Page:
Open Kitchen Shelves Revisited is a discussion of the whole idea of open shelves from of a different perspective now that I’ve had them for two years. If you’ve ever wondered if you would like the same in your kitchen, you mind find my perspective rather interesting.
When we bought our house in 1991, the cabinets were the original varnished wood in a lovely orange-y flavor, circa 1979. I’m not sure how, but I convinced my husband we should paint them red. The merits and demerits of that decision are a subject for another time.
In 2010, I was smitten by the wave of open shelves I saw everywhere on the internet. So one Friday night, as my husband sat at the breakfast table diligently preparing his BSF lesson, I quietly and unceremoniously removed the doors on a few of the upper cabinets. When he finally noticed, I had moved all plates, glasses, and other junk to the dining room. I then confidently announced we didn’t need those cabinet doors any more. He agreed only after I promised to keep the doors handy in case we needed to sell the house and put them back on.
You can see the details of the whole project here as I described it a couple years ago. Today, I am revisiting the subject with a new perspective.
The verdict on open shelves?…
I loved the way open shelves/cabinets forced me to keep the contents tidy. I also enjoyed how easy it was to empty the dishwasher because I didn’t have to constantly open and close cabinet doors. Guests could conveniently help themselves to a clean glass or a paper plate without foraging behind closed doors. Furthermore, I thought it made my kitchen look more interesting, like it was a happenin’ place.
My husband? Not so much. I think it offended his sense of order and neatness. He prefers the look of minimal clutter. Me too, actually, but it was something different, and I love change, especially if I’m in control. 🙂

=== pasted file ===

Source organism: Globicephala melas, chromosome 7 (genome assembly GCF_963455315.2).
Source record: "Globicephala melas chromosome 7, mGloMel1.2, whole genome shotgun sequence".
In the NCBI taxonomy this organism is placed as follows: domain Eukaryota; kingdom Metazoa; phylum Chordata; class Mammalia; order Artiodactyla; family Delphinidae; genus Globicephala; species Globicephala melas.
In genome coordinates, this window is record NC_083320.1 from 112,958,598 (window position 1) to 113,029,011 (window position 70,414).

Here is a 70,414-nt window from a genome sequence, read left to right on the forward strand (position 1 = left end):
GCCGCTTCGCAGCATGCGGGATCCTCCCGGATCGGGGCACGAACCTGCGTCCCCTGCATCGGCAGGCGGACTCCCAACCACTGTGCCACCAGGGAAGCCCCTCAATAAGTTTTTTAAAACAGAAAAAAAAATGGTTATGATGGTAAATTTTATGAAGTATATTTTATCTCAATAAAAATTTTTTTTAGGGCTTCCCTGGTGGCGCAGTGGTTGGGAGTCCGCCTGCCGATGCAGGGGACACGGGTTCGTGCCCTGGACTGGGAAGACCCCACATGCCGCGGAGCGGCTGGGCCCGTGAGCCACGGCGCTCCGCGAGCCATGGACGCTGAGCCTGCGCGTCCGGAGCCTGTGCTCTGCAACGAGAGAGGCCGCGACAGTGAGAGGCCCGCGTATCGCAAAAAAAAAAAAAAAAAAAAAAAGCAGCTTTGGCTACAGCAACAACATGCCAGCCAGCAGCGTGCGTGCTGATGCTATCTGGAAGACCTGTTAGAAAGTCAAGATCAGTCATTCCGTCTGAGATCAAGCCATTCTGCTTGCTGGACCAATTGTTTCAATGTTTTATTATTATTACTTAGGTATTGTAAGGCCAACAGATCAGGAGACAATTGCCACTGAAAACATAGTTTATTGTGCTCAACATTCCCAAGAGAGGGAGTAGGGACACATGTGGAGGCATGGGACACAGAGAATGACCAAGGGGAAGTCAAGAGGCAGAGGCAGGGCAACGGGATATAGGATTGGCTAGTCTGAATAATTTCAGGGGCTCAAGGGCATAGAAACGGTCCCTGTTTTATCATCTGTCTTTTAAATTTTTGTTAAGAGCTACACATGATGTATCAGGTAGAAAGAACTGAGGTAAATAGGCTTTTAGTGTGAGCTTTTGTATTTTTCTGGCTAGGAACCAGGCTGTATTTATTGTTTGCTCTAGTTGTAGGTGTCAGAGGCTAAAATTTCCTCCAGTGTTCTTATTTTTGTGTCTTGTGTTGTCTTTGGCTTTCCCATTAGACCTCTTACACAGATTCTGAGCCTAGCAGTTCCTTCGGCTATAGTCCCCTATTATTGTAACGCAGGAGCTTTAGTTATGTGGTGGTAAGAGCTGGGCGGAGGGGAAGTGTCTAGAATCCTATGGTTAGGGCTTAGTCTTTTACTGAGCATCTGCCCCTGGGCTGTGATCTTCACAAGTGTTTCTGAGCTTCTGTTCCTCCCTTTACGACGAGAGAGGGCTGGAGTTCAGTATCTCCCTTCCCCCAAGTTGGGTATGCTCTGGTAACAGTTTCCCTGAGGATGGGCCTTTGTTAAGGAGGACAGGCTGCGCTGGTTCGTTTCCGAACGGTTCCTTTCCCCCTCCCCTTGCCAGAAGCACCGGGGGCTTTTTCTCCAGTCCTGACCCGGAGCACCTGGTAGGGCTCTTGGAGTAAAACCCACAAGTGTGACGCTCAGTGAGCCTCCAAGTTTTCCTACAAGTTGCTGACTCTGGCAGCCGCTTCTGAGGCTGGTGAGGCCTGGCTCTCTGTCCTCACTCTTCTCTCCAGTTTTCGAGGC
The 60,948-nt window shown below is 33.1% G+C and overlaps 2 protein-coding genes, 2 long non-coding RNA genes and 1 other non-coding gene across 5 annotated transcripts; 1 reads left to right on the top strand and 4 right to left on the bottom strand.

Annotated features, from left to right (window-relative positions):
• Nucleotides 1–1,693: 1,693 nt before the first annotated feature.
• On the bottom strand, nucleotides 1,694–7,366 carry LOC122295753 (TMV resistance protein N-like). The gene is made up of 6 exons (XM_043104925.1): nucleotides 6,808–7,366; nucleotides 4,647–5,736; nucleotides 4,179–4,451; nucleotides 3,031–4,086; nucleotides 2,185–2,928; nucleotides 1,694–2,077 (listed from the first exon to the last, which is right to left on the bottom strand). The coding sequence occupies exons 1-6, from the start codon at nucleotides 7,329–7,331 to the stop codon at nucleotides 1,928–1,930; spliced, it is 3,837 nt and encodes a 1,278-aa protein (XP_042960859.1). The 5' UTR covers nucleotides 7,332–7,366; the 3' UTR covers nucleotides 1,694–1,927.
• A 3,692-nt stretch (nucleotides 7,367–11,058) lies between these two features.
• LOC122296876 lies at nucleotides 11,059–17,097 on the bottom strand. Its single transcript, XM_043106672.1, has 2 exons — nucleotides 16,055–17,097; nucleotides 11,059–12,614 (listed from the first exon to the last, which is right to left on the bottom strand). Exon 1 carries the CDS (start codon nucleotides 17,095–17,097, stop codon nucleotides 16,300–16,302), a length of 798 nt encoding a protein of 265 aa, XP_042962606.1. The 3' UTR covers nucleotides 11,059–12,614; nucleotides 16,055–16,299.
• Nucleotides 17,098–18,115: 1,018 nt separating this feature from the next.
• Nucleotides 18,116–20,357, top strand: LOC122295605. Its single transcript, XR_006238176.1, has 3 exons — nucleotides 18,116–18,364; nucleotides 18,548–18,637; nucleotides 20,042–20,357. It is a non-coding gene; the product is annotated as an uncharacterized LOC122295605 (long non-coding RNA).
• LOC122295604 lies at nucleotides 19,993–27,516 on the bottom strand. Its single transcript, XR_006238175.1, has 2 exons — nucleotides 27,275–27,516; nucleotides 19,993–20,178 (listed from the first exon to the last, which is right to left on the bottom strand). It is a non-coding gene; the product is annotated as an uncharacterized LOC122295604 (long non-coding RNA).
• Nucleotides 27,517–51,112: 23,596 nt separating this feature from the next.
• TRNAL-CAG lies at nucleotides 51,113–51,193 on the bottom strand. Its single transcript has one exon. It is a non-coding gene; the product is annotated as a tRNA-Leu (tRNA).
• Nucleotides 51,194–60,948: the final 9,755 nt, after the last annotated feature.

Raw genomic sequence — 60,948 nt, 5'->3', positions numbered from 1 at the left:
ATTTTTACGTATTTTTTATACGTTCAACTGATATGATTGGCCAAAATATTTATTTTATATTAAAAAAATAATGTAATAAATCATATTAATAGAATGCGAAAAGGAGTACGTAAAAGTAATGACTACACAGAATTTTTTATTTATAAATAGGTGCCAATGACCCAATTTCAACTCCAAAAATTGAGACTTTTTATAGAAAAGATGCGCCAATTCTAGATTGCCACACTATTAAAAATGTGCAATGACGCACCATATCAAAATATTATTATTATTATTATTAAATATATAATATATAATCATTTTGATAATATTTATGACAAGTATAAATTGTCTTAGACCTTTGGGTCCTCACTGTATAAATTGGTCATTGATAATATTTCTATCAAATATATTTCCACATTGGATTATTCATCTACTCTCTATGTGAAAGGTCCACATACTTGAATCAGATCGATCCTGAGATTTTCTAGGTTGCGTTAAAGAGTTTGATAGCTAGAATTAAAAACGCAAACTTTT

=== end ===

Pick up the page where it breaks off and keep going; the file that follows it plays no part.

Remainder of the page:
When we began to plan a remodel of the first floor of our house this past January, I proposed new cabinet doors with windows. Seeing his chance to get the doors back on, my husband went for it.
It turned out to be a good compromise that suits both of us. Seeing the irregular pattern of white and clear-glass dishes breaks up all the red. I am still forced to keep the cabinets orderly, but the doors tie everything together. If you compare the before and after pictures, you will see we have also replaced the exterior windows, so the patterns echo each other.
New windows call for new curtains, right? So I removed the black valances, which looked like heavy eyebrows over my windows– not a great look for 8-foot ceilings.
In case you are wondering, I did NOT just have windows put into the original doors. That was my plan, but the cabinet man said it was not a good idea. So I still have the original doors (just in case you decide to buy our house some day and can’t stand for anybody to see inside your cabinets).
P.S. I’m not addicted to Pinterest, but it did give me some great ideas for our little remodeling project. The pictures below are proof. I pinned the image of the linen curtains from Houzz, another great site for decorating ideas.
If you like home decorating projects, here is another Pinterest interpretation.
Sorry I don’t have a recipe today but these rooms all have to do with eating, so I hope you enjoyed seeing where the food on this blog comes from, especially since there hasn’t been much food coming out of my kitchen with all the construction going on lately. As soon as I find my bread machine and blender, I’ll be back in business.